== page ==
National Patient Safety Goal #1 Two Patient Identifiers
Intent of using two patient identifiers The intent is two-fold: • First, to reliably identify the individual as the person for whom the service or treatment is intended. • Second, to match the service or treatment to that individual. Therefore, the two patient/client/resident-specific identifiers must be directly associated with the individual and the same two identifiers must be directly associated with the medications, blood products, specimen containers (such as on an attached label), other treatments or procedures. Please see the Patient Care Policy 502.002.
What should be labeled on the patient’s specimen container? • Patient’s legal name. Do not use initials. Do not use a patient’s middle name as their first name. Do not use nicknames or other names the patient may go by.
What should be labeled on the patient’s specimen? • Time and date the specimen was collected. • Initials of staff member collecting the specimen. • The source and type of fluid or specimen. (Ex: synovial fluid - left knee).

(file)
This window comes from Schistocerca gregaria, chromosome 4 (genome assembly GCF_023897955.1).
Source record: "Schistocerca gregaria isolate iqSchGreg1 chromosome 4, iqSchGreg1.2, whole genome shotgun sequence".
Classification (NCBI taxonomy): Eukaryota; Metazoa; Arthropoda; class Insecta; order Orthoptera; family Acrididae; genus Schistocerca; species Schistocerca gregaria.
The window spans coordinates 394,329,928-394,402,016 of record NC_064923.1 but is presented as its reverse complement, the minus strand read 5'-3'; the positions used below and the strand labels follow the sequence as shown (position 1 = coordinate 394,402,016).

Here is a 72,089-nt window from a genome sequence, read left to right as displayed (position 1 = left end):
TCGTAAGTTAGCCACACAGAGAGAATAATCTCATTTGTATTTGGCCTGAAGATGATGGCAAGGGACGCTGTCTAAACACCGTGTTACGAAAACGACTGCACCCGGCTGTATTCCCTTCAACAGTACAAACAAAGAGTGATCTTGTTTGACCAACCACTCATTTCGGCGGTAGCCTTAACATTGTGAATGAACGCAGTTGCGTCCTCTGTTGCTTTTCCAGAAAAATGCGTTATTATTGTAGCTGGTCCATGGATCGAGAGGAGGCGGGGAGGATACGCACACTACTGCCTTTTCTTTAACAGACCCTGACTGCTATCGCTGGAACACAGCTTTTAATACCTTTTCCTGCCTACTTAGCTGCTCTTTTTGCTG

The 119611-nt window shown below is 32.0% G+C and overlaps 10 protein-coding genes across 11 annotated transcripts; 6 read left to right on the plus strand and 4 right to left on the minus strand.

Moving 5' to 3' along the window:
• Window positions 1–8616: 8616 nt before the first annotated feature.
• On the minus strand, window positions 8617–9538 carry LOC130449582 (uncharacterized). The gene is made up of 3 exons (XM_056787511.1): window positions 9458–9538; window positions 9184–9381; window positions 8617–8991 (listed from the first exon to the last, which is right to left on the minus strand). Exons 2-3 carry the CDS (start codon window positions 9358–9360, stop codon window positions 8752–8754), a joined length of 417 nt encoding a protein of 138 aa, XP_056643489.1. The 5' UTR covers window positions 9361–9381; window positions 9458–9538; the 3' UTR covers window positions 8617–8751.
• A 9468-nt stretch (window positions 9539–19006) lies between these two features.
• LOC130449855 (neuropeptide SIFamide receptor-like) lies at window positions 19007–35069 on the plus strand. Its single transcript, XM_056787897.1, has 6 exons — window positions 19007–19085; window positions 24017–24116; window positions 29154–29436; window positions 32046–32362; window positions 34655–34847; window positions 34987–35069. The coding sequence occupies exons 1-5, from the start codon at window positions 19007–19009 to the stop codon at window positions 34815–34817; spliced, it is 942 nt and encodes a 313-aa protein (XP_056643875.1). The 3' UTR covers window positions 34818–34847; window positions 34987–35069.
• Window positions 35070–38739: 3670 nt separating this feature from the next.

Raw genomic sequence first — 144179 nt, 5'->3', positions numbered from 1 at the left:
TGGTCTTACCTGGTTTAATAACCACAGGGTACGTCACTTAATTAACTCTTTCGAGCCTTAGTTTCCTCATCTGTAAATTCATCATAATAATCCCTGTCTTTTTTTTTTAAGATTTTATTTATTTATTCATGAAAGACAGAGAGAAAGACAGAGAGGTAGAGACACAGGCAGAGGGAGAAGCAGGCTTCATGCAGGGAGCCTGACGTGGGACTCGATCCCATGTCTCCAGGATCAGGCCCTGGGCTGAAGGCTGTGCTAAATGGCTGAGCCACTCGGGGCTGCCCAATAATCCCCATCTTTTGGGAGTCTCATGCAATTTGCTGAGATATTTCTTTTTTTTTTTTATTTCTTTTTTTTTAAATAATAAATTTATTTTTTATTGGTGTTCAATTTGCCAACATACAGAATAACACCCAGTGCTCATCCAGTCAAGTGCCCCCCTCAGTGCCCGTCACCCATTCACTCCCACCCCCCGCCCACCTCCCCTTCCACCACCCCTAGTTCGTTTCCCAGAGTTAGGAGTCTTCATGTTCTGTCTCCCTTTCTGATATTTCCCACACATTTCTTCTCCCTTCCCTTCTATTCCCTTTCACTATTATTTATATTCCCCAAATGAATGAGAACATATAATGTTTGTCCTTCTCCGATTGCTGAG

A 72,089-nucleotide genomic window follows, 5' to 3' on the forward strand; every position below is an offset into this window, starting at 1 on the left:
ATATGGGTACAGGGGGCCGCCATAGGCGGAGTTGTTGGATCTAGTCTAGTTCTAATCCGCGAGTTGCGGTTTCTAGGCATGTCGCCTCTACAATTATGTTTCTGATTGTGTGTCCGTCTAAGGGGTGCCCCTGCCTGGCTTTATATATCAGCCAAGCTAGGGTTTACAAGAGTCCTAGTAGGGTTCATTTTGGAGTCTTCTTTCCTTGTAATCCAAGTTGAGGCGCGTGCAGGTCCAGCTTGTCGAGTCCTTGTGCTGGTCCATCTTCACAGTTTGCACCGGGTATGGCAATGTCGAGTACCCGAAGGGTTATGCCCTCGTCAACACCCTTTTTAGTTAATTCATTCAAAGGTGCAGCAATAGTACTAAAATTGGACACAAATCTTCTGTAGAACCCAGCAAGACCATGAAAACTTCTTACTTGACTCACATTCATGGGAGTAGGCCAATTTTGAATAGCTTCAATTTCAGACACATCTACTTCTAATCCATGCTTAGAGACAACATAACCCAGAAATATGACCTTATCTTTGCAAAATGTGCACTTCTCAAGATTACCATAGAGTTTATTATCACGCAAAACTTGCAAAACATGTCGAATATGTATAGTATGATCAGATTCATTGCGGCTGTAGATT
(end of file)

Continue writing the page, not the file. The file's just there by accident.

Remember specimens can look similar. • Example: synovial fluid can look like urine. • Serosanginous fluid can look like urine. Be sure to label specimen container with it’s contents and site/location of specimen!
Labeling Specimens • At the point of collection always label specimens in the presence of the patient. • Verify with the patient that the specimen has been labeled with their correct legal name.
Examples of mislabeling in the past: • Specimen labeled “Houston” and requisition form labeled “Huston”. • Specimen labeled “Dorothea” and requisition form “Dorothy”. Be sure the specimen label matches the lab requisition form. Specimens will not be processed if labeled incorrectly.
Nursing 101 • Labeling a specimen correctly is YOUR job and is basic nursing 101.
Hazards of Mislabeling Specimens • Inconvenience for patient – having to travel back to facility to redraw the specimen. • Increased blood loss. • Delay in treatment or diagnosis. • Misdiagnosis. • Medication overdoses. • Serious injury or even death. • Some specimens are irreplaceable/recollection impossible.
Own Your Specimens! • Take pride in your job and accomplishments!
What can happen if we fail to label specimens correctly? • Disciplinary Action • Oral and Written Warnings • 3 Strikes Your Out!